WASHINGTON — Earth imaging and geospatial data provider BlackSky announced March 25 it signed an agreement with Rocket Lab to launch eight satellites before the end of 2021.
BlackSky has worked with Rocket Lab since 2019. Earlier this week, a BlackSky satellite flew to orbit on Rocket Lab’s Electron vehicle in a rideshare mission from New Zealand. With the additional eight satellites that will be launched later this year, BlackSky expects to have a total of 14 in operation.
Brian O’Toole, CEO of BlackSky, told SpaceNews that the eight satellites originally were planned to launch in 2022 but the company decided to speed things up. “We had an opportunity to align our satellite production with Rocket Lab’s production,” he said. “It all came together and allowed us to accelerate our deployment.”
The company is now launching Gen 2 satellites and is working on a Gen 3 version intended to have 50-centimeter resolution and short-wave infrared for low light and nighttime imaging capabilities. O’Toole said the company projects to have a constellation of 30 satellites in a few years.
Rocket Lab on March 22 launched BlackSky 7. O’Toole said the satellite starting collecting images within 24 hours of launch. The company uses artificial intelligence and machine learning to analyze pictures and other data.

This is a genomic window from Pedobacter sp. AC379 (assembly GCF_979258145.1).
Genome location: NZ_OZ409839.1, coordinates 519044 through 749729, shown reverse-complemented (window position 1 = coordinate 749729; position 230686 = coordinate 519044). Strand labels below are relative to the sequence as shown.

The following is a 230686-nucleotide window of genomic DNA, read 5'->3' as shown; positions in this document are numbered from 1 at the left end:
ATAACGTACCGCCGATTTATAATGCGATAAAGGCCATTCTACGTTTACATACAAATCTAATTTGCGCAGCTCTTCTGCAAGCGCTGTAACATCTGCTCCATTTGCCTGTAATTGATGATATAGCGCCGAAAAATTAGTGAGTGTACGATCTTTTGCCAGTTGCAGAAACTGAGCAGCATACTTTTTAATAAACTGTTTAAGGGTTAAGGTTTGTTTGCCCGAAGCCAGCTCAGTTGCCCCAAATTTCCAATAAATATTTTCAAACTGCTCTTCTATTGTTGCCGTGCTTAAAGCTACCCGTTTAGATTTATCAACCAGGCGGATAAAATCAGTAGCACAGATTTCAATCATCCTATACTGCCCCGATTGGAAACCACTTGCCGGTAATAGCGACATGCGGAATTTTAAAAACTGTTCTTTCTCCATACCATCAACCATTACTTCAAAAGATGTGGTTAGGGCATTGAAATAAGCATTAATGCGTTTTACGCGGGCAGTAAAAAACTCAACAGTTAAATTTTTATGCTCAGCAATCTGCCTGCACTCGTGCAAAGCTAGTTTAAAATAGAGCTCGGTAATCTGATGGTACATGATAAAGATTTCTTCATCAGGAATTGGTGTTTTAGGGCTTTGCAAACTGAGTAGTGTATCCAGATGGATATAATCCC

BlackSky’s launches are booked by Spaceflight. Its satellites are made by its sister company LeoStella.
O’Toole said the company is not working exclusively with Rocket Lab and plans to use other launch providers. “Overall we look at the economics, and we look at who can get us where we want to be when.”
BlackSky last month announced plans to go public through a merger with a special purpose acquisition company called Osprey Technology Acquisition Corp. The deal is expected to close in July and BlackSky will be listed on the New York Stock Exchange with the ticker symbol “BKSY.”